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Texas Based Mercy Ships Dentists Give More Than a Smile

By on February 17, 2012 in Health News Texas with 0 Comments

African kids will benefit from Mercy Ship dentists. Photo: Mercy Ships

by Health News Texas Staff

While many dentists in the U.S. contribute time to provide free oral health care services to children from low-income families across the country, Dr. Doug Daehlin, from Spokane, Washington, is doing the same in Lomé, Togo.

Located in northeast corner of Texas, Garden Valley based Mercy Ships volunteer dental professionals work on and off of the Africa Mercy, the world’s largest privately owned hospital ship.

Dr. Daehlin is one of more than 400 Mercy Ships crewmembers, including dental team and oral/maxillofacial team members, who volunteered their expertise in remote countries like Togo.

“While there are lots of opportunities to be a volunteer dentist around the world, I was immediately drawn to Mercy Ships.” said Dr. Daehlin. “During my volunteer service, I will work side-by-side with dental colleagues from other parts of the U.S. and around the world. Our collaboration and exchange is an invaluable experience.”

Docked in the West African port for its fifth visit since 1990,Mercy Ships medical professionals hold free dental consultations in the nearby community. With a population of slight more than six million, the country has approximately 19 dentists, or one for every 10,000 citizens, according to the World Health Organization (WHO). In comparison the United States has 16 dentists per 10,000.

Appointment cards are given to residents to be assisted during the 2012 Togo Field Service. Managing Director of the Africa Mercy, Donovan Palmer, emphasized that Mercy Ships offers its services for free, and those selected for medical care do not pay for any assistance.

African Mercy. Photo: Mercy Ships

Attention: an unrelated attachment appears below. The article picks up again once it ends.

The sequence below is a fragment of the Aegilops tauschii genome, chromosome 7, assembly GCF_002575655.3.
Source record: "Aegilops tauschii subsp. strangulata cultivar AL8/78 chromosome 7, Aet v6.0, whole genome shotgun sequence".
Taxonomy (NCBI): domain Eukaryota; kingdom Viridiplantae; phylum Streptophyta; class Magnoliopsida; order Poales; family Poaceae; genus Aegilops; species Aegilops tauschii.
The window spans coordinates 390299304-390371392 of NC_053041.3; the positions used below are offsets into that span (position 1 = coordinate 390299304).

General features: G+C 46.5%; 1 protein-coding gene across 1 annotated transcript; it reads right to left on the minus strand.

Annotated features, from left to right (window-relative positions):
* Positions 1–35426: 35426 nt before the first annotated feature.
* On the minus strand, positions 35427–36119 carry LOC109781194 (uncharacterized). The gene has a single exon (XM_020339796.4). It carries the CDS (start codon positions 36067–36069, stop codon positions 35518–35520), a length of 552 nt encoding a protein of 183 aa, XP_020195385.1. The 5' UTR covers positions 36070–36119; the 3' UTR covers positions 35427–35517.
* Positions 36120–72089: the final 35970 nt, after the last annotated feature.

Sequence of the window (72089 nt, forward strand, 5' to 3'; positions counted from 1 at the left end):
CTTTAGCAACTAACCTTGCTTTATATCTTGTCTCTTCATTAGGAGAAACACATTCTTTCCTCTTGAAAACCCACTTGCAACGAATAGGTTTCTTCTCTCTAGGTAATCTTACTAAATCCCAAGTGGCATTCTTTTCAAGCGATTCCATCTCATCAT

“I am pleased that for the fifth time Mercy Ships is coming to Togo and helping with their humanitarian mission.’ said Charles Kondi Agba, Togo’s Minister of Health. “This helps the Ministry of Health and the government to help the Togolese, especially those who do not have means.”

Oral health is an integral part of an individual’s general health. Oral disease directly affects quality of life by seriously hindering an individual’s well-being and ability to effectively participate in society. Nutritional intake can be negatively impacted by incapacity to chew.

Residents of sub-Saharan Africa lack adequate dental care. Minimally trained personnel lacking proper tools or expertise to perform restorative functions often extract decaying teeth.

Decay is typically left untreated until it becomes so extensive and so painful that extraction is the only option. As a result, patients are exposed to the possibility of serious infection, stressing an already weakened immune system.

Volunteer medical crew onboard the Africa Mercy hope to provide more than 1,250 free surgeries and 11,000 dental procedures during the ships six-month visit to port.

Togolese locals will be mentored in various aspects of assisting, sterilizing, and teaching oral hygiene. The ship’s volunteers will offer basic oral health education to more than 400 elementary and secondary students, as well as to 4,000 individuals in the dental clinics’ waiting areas.

The dental care provided by Mercy Ships meets a critical need in the developing countries of West Africa – giving a bright and beautiful smile to those in need!


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